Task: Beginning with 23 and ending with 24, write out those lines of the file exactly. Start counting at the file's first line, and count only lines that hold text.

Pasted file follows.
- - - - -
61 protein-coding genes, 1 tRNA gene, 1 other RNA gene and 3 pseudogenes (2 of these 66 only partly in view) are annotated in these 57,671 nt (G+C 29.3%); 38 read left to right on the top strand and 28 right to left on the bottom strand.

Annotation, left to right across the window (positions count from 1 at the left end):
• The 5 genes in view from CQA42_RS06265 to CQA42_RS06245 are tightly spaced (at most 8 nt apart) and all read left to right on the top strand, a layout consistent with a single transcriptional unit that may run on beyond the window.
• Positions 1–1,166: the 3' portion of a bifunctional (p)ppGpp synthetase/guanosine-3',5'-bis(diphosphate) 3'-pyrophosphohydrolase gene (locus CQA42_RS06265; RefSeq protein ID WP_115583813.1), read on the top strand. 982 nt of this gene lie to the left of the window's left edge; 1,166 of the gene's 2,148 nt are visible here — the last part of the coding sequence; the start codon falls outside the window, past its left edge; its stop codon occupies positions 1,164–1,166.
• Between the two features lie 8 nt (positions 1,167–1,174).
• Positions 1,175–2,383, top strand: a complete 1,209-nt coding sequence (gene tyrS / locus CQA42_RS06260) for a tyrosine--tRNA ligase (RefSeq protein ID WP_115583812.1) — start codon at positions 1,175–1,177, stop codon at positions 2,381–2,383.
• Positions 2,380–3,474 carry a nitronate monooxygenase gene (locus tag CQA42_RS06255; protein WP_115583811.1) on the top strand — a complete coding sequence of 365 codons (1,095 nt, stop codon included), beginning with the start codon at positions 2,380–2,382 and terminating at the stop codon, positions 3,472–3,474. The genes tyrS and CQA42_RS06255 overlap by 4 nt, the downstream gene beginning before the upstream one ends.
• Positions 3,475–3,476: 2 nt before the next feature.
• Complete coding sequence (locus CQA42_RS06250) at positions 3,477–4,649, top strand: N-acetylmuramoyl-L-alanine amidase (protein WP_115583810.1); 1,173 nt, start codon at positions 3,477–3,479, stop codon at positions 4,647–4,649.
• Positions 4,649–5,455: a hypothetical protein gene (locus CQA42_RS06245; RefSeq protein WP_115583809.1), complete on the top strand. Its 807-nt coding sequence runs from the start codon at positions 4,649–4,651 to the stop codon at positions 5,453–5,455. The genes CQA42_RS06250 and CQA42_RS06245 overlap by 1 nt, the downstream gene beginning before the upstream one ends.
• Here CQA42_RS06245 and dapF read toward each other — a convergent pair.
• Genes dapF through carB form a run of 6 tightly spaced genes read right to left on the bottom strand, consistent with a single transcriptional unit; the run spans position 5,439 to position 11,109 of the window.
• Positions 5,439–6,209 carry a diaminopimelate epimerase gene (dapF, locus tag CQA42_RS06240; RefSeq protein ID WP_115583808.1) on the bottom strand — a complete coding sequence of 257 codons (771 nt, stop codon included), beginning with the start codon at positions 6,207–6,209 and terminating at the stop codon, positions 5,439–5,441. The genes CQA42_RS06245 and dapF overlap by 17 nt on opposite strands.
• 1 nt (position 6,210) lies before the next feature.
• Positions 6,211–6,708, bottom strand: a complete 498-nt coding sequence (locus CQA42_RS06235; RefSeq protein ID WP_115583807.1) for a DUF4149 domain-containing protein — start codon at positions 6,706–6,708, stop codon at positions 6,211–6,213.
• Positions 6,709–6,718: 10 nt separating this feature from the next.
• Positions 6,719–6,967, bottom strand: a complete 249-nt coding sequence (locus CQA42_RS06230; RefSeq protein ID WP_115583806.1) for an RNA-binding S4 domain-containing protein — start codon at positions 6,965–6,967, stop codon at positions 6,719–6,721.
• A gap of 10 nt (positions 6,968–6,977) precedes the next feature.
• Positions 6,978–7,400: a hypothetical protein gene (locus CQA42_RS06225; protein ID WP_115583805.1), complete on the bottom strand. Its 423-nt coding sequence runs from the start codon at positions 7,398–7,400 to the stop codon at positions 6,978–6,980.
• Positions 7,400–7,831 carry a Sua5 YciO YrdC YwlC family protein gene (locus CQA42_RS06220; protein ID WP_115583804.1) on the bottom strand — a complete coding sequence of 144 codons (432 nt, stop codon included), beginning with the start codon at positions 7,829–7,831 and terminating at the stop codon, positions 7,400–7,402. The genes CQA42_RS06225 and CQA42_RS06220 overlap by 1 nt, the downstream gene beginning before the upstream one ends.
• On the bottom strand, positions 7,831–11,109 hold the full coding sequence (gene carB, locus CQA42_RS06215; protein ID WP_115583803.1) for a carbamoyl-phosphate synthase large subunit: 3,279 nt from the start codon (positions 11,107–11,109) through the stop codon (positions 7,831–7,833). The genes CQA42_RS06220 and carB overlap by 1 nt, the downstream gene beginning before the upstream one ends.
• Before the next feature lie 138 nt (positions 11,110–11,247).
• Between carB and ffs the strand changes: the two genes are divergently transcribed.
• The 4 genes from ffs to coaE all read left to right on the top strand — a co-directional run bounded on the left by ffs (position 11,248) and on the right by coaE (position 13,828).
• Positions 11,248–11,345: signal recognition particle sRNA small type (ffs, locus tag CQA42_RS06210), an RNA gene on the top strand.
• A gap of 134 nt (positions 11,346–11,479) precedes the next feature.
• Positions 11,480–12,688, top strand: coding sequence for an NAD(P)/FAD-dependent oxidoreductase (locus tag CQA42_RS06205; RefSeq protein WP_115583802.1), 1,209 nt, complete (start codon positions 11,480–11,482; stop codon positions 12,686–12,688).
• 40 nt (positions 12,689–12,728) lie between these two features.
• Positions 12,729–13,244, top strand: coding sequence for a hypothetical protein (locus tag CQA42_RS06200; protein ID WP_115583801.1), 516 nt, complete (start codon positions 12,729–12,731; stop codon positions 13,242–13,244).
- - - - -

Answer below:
• Between carB and ffs the strand changes: the two genes are divergently transcribed.
• The 4 genes from ffs to coaE all read left to right on the top strand — a co-directional run bounded on the left by ffs (position 11,248) and on the right by coaE (position 13,828).